A series of speakers then discussed the progress of regenerative medicine in Japan. Kojiro Imai of Kyoto Prefectural University of Medicine discussed oral mucosal epithelium sheet transplantation (COMET) for the treatment of severe eye surface diseases. Shinichi Kanemaru of Kitano Hospital showcased regeneration treatment of tympanic membrane perforation using gelatin sponge with basic fibroblast growth factor. While for bone and joint regeneration, Ryosuke Kuroda of Kobe University presented medical results of regenerative medicines for patients with non-union, cartilage damage. Koichi Tanaka, ex-director of Kyoto University Hospital showcased the latest medical developments for liver transplants.
One of the main aims of the conference was to bring Chinese and Japanese scientists together and encourage bilateral cooperation in the field of advanced medicine.
The 21st century has experienced remarkable biomedical breakthroughs, said Wei He, vice chairman of the National Committee of the Chinese People’s Political Consultative Conference (CPPCC). He hoped that Japan and China would continue to join forces to promote medical R&D, building efficient bilateral platforms for medical research.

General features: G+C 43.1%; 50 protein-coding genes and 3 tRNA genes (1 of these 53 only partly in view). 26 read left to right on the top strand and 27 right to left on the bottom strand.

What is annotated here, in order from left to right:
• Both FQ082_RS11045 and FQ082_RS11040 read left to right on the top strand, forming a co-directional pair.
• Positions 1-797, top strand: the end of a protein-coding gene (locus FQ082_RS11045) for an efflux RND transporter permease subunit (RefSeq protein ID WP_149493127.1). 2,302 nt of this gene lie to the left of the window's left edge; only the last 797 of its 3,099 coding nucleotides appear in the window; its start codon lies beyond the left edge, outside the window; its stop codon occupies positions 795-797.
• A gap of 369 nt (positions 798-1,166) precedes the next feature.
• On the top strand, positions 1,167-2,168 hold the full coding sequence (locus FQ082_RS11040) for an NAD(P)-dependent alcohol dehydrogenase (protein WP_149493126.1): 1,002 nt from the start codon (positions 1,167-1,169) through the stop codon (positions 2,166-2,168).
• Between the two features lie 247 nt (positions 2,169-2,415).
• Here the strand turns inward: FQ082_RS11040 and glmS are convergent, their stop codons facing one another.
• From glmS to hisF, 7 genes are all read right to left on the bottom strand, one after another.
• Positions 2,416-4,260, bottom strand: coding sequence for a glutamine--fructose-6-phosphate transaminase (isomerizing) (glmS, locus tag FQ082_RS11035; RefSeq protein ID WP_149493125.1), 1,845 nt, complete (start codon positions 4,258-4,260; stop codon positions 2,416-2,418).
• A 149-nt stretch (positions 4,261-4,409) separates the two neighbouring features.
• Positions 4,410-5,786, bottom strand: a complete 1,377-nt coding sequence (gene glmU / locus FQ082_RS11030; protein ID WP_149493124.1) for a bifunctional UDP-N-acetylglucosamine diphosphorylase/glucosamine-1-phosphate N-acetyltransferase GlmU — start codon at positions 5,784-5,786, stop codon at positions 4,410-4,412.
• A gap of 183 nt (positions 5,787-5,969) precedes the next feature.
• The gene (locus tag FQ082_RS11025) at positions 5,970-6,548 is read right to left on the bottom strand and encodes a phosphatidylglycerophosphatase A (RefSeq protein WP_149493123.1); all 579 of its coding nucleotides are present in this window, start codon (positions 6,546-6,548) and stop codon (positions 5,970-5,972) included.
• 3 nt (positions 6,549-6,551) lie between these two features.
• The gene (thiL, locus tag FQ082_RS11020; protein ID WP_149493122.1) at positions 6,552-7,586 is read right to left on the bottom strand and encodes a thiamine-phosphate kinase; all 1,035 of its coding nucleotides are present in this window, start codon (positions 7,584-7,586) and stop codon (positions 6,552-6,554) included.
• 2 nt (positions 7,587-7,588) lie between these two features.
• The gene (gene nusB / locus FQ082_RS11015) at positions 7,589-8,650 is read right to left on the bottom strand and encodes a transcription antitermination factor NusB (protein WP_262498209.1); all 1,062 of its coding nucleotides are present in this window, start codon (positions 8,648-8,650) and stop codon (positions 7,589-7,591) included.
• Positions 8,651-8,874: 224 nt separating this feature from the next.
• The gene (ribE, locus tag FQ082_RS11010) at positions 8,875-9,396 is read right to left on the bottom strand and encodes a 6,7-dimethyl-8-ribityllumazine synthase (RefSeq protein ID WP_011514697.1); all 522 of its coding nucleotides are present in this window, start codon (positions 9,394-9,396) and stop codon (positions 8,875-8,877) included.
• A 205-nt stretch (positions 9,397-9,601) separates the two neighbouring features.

China’s National Medical Products Administration (NMPA) Commissioner Hong Jiao concurred, saying research institutions and pharmaceutical industries should enhance international communication and cooperation to allow for efficient transformation and application of innovations, in particular in gene and cell therapy, and regenerative engineering.
To further facilitate bilateral R&D cooperation, the conference launched the ‘Sino-Japan Biomedical Achievements Transformation Express’ program. This aims to improve applications and industrialization of biomedical achievements in both countries, in particular, to connect research institutions and investors efficiently for new drug development. More than 10 Chinese and Japanese enterprises have signed cooperative agreements for the transformation of pharmaceutical research and results. Through this, drugs developed in China could be accessed in Japan and vice versa, enabling patients to benefit from the medical innovations of both countries.